What is Endurance?
From its beginnings as a necessity, Endurance Riding is now a fully fledged sporting discipline. As horses used to be the main form of transportation, it was only natural to seek a horse that was fit and healthy and had the predisposition to long distances. In modern day competition, the emphasis is placed on the horse finishing in good condition, rather than who finishes first. This explains the stringent rules with regards to veterinary checks through out the race.
Modern competitions consist of a number of sections known as ‘phases’. At the end of each phase, there is a compulsory halt for veterinary inspection. Each horse, which is thoroughly examined before it is allowed to start the ride, must be presented for inspection within a set time of reaching each vetgate. The time spent at each vetgate prior to inspection by the vets is counted as part of the overall competition time and the aim is to determine whether the horse is fit to continue the ride. Any excessive over-riding of a tired horse or any other action that can be defined as cruelty is penalised by disqualification.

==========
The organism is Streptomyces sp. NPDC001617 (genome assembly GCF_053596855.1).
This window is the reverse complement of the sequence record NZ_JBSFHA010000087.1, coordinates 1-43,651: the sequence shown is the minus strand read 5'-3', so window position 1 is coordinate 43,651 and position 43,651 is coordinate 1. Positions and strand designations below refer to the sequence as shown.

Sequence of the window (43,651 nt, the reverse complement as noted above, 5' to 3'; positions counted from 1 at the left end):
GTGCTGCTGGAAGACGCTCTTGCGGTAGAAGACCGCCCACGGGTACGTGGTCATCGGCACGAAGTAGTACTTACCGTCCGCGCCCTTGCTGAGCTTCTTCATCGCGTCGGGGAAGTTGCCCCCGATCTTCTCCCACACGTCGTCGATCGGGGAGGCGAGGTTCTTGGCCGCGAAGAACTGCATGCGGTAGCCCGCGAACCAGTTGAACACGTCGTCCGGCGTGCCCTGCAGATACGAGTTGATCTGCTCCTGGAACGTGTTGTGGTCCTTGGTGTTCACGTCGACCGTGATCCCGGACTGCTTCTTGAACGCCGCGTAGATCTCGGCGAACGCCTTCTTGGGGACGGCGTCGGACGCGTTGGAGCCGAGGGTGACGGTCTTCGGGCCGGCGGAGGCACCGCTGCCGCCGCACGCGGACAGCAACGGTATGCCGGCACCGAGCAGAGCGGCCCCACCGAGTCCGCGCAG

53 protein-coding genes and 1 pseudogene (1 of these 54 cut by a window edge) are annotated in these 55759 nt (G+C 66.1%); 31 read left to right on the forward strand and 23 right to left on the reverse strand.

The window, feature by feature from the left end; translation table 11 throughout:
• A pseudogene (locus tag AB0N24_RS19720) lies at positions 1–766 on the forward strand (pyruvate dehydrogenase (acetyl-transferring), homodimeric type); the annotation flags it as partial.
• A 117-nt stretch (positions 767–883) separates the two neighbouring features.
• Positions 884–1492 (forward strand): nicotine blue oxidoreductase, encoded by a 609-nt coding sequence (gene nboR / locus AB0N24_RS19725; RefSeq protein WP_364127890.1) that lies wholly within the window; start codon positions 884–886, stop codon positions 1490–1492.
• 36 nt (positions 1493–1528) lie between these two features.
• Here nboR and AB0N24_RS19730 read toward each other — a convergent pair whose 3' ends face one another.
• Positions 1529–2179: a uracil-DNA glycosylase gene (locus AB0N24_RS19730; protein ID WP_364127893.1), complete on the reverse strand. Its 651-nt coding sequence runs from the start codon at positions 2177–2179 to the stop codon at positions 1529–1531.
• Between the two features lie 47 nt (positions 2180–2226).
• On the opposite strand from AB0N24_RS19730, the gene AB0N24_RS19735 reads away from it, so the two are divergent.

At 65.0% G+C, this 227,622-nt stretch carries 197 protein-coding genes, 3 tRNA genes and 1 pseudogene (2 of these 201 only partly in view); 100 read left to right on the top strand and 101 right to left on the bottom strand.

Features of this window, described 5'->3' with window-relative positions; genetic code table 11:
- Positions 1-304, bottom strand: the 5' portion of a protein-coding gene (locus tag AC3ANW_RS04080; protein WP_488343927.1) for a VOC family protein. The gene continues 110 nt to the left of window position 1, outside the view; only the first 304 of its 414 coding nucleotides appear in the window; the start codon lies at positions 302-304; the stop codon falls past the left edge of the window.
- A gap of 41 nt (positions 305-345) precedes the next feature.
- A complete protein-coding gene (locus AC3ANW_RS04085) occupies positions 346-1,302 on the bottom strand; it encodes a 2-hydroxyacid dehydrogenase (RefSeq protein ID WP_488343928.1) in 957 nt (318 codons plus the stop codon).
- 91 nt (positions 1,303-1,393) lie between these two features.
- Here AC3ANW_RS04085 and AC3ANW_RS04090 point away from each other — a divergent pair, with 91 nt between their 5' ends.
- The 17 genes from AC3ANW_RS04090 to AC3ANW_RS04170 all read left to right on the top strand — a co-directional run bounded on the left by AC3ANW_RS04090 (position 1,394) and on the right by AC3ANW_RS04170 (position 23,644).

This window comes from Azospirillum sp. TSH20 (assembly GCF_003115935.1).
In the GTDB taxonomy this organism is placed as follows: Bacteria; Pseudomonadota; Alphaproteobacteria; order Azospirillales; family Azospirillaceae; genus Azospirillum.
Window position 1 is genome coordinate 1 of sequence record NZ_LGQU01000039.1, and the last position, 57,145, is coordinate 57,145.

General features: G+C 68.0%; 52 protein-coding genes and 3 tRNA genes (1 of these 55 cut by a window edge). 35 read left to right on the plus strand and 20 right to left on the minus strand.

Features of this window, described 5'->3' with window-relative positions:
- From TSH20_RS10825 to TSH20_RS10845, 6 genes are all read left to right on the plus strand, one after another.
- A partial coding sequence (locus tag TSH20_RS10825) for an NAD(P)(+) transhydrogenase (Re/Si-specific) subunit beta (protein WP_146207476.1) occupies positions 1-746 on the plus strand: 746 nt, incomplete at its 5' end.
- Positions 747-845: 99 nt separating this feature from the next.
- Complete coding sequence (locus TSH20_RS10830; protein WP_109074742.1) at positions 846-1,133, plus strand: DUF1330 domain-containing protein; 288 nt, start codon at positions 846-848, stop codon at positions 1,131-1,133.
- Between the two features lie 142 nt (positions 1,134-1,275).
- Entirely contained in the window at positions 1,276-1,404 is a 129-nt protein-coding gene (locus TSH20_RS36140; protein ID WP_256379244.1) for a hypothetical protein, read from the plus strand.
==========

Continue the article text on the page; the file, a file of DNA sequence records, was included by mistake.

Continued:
It can take years for a combination to be ready to compete in a 160 km ride. Endurance requires extensive preparation and a deep knowledge and understanding between horse and rider, In this way, the wellbeing of the horse can be maintained at all times.
The Support Crew
A vital part of Endurance riding is the support crew. Riders are assisted by a team of helpers who meet them several times over the ride, bringing bottles of water to pour over the horse to cool it down, as well as a drink for the rider. Crews also have spare equipment, in case something breaks down or needs replacing.
The World Equestrian Games